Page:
to show students how to transfer strategies to
new tasks and to help them take charge of their
own progress while learning the language.
|   !" 
„         
„„  is a name that has been given to a form of
learner-focused language teaching that explicitly
combines styles and strategy training activities with
everyday classroom language instruction (see
Oxford, 2001; Cohen &  rnyei, 2002).
›he underlying premise of the styles- and
strategies-based approach is that students should
be given the opportunity to understand not only
what they can learn in the language classroom, but
also how they can learn the language they are
studying more effectively and efficiently.
|   !" 
„„  helps learners become more aware of
what kinds of strategies are available to them,
understand how to organize and use strategies
systematically and effectively given their
learning-style preferences, and learn when and
how to transfer the strategies to new language
learning and using contexts.
|   !" 
„„  is based on the following series of
components:
Ñ „     
Ñ „  !   "  
Ñ „  # 
Ñ „    
Ñ    $ „   .
D     
! etermine learners͛ needs and the resources
available for training.
! Select the strategies to be taught.
! Consider the benefits of integrated strategy
training.
! Consider motivational issues.
! Prepare the materials and activities.
! Conduct explicit strategy training.
! Evaluate and revise the strategy training.
D  
#   
  „  % |  ›hese check-lists
are usually not formally scored or tallied; rather,
they serve as focal points for discussion and
enlightenment. You might devise it yourself.
D  
#   
[        „
#  &    #   & #
measures personality styles that correspond to
language learning styles and that learners can
benefit from knowing both the assets and
liabilities of each style. Using this type of style
tests must be done with caution because they
often are culturally biased, have difficult
language, and need to be interpreted with a
grain of salt.
D  
#   

http://www.personalitypathways.com/type_inventory.html
D  
#   
! " |      
!  #     ! ›hese
are impromptu reminders of  for good
language learning and encouragement of
discussion or clarification. A set of successful
styles for language learning might ne
appropriately capsulated in the form of ten
rules or    .
D  
#   
#'! ('")„*'"„ |'!"'")„*'"„
|ower Inhibitions Fear not!
Encourage Risk-taking ive In
Build self-confidence Believe in yourself
evelop Intrinsic Motivation Seize the day
Engage in Cooperative |earning |ove thy neighbor
Use Right-brain Processes Get the BIG picture
Promote Ambiguity ›olerance Cope with the chaos
Practice Intuition Go with your hunches
Process Error Feedback Make mistakes work FOR you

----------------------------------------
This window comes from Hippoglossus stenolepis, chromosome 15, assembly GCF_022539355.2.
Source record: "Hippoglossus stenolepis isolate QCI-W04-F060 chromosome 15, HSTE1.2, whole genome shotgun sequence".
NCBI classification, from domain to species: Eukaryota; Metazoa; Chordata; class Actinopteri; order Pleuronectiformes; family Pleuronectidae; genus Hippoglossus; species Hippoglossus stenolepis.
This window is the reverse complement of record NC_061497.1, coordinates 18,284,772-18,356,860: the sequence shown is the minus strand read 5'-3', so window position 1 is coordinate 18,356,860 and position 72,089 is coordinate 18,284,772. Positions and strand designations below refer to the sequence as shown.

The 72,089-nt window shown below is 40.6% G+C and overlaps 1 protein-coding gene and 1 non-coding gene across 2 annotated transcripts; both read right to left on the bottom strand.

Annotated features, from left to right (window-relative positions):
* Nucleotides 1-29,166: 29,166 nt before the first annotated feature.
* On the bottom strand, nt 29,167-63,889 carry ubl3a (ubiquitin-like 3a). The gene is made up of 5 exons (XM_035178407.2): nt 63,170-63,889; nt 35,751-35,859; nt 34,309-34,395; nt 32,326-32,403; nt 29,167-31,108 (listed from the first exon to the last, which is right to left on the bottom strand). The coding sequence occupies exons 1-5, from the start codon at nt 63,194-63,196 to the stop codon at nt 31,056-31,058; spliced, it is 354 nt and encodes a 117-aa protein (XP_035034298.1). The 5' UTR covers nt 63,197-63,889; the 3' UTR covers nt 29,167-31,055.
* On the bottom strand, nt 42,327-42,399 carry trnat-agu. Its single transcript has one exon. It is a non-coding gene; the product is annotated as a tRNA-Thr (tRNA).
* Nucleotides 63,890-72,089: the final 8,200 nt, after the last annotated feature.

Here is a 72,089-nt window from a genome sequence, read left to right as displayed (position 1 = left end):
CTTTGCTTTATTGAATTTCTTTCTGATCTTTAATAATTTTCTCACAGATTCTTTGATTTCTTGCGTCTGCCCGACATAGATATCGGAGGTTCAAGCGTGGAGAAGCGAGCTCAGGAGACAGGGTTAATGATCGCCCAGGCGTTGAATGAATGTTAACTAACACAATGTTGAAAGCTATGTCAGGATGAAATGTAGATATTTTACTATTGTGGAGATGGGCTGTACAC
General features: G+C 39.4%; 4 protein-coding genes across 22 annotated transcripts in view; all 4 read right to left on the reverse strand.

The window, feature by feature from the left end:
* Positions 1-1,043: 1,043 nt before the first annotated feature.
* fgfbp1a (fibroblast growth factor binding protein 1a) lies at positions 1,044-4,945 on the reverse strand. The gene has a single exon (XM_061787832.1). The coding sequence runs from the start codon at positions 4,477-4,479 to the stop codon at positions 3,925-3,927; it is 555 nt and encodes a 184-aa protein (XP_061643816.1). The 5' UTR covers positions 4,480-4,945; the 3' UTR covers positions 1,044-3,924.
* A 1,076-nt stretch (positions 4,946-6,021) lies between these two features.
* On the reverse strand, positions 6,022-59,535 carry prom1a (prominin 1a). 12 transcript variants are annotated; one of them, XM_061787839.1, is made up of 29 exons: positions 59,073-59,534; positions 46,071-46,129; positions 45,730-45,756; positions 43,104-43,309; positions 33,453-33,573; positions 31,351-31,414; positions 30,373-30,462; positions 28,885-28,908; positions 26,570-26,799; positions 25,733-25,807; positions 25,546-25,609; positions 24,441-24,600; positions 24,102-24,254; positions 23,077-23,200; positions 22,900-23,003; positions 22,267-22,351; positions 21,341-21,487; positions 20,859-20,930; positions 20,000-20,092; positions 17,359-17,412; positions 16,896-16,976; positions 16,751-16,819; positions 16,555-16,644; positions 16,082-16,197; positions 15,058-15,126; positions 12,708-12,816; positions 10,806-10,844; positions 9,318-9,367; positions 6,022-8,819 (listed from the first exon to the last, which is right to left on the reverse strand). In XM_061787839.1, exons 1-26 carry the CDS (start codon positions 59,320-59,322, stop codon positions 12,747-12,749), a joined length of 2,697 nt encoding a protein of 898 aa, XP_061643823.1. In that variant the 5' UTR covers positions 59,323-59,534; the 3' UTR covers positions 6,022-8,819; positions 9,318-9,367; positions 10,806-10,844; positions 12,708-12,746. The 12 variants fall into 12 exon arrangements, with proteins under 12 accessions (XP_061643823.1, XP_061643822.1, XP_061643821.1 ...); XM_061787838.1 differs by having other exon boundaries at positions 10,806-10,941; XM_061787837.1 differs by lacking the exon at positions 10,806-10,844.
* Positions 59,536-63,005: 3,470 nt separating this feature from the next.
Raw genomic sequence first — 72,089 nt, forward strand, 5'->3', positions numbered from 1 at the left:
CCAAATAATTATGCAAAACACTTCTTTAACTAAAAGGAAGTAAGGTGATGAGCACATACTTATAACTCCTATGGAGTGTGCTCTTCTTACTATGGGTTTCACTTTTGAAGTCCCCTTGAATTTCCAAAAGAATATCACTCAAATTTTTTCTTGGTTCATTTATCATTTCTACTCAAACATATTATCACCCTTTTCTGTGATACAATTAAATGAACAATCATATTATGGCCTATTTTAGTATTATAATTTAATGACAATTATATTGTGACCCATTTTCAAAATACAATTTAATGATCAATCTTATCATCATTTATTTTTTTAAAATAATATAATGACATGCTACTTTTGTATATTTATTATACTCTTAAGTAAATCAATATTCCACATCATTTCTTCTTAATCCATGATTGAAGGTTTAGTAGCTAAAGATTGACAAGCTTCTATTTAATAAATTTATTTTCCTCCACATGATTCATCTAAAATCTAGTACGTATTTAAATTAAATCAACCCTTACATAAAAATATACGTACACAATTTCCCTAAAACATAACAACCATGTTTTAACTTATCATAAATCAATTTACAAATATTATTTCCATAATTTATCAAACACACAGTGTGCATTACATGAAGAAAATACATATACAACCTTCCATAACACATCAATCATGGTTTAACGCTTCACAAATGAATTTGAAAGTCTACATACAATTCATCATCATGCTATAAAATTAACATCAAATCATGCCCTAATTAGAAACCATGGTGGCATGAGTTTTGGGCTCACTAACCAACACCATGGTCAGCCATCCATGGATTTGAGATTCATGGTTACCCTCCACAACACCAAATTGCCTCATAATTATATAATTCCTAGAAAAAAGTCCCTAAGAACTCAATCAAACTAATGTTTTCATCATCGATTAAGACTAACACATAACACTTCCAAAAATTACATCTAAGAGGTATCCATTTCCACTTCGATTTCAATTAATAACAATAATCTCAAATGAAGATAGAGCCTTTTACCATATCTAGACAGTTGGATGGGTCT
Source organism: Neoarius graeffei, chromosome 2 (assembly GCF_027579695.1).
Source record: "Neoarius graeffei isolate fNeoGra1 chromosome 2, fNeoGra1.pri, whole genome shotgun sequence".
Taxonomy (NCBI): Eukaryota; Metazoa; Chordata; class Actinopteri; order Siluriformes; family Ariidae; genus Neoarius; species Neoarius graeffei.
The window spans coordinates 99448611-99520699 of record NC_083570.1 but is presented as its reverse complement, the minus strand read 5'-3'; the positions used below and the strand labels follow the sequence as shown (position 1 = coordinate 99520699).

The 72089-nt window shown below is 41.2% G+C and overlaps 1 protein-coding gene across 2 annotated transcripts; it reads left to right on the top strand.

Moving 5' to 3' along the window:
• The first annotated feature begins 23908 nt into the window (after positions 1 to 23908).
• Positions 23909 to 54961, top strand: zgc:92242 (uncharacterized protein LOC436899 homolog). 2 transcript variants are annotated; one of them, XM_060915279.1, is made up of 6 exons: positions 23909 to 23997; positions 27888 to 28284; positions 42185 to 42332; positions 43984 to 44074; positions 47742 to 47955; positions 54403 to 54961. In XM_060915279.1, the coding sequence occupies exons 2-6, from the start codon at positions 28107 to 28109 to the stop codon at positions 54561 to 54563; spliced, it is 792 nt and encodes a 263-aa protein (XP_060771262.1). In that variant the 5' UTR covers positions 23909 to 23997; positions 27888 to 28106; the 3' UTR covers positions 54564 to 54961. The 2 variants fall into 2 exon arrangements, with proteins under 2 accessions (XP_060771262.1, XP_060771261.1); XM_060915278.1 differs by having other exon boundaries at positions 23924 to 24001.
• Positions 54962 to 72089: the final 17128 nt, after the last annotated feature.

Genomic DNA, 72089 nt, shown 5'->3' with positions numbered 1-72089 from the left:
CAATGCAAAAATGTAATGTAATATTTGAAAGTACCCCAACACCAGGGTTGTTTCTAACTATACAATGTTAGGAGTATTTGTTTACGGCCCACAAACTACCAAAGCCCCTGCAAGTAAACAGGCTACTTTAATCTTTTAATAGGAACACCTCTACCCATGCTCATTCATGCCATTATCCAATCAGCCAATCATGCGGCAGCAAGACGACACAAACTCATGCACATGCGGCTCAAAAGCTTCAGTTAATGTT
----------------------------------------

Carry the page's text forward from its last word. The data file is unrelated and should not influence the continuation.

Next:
Set Personal Goals Set your own goals
H#    
"    (1990) provides the most
comprehensive taxonomy of learning strategies
currently available. ›hese strategies are divided
into what has come to be known as   or
 (§   § 
§


§  
 §) and   or   
strategies (§     
 §
 
§   ).
H#    
! #        
 +
#'! ('")„*'"„ |'!"'")„*'"„
|ower Inhibitions
Encourage Risk-taking
Build self-confidence
evelop Intrinsic Motivation
Engage in Cooperative |earning
Use Right-brain Processes
Promote Ambiguity ›olerance
Practice Intuition
Process Error Feedback
Set Personal Goals
H#    
!å    +
PROB|EMS/©EAKNESS SO|U›IONS/›ECHNIQUES
Brainstorming, retelling stories, role-play, paraphrasing,
|ow tolerance of ambiguity finding synonyms, jigsaw techniques, skimming tasks.

Making inferences, syntactic or semantic clue searches,


Excessive impulsiveness scanning for specific information, inductive rule of
generalization.
Small group techniques, role play, brainstorming, fluency
Excessive effectiveness/caution
techniques.
Syntactic or semantic clue searches, scanning for specific
information, proofreading, categorizing and clustering
›oo much field dependence activities, information gap techniques.

Integrative language techniques, fluency techniques,


›oo much field independence retelling stories, skimming tasks.
H#    
! !        ›he best and
most comprehensive of such instruments is
Rebecca Oxford͛s „     
|   |  „||. It is an extensive
questionnaire covering fifty separate strategies
in six major categories.
H#    
H#    
! #      |earners
can benefit greatly from your daily attention to
the many little tricks of the trade that you can
pass on them. ©hen those appropriate
moments present themselves in your class, seize
the opportunity to teach your students how to
learn. By doing so, you will increase their
opportunities for strategic investment in their
learning process.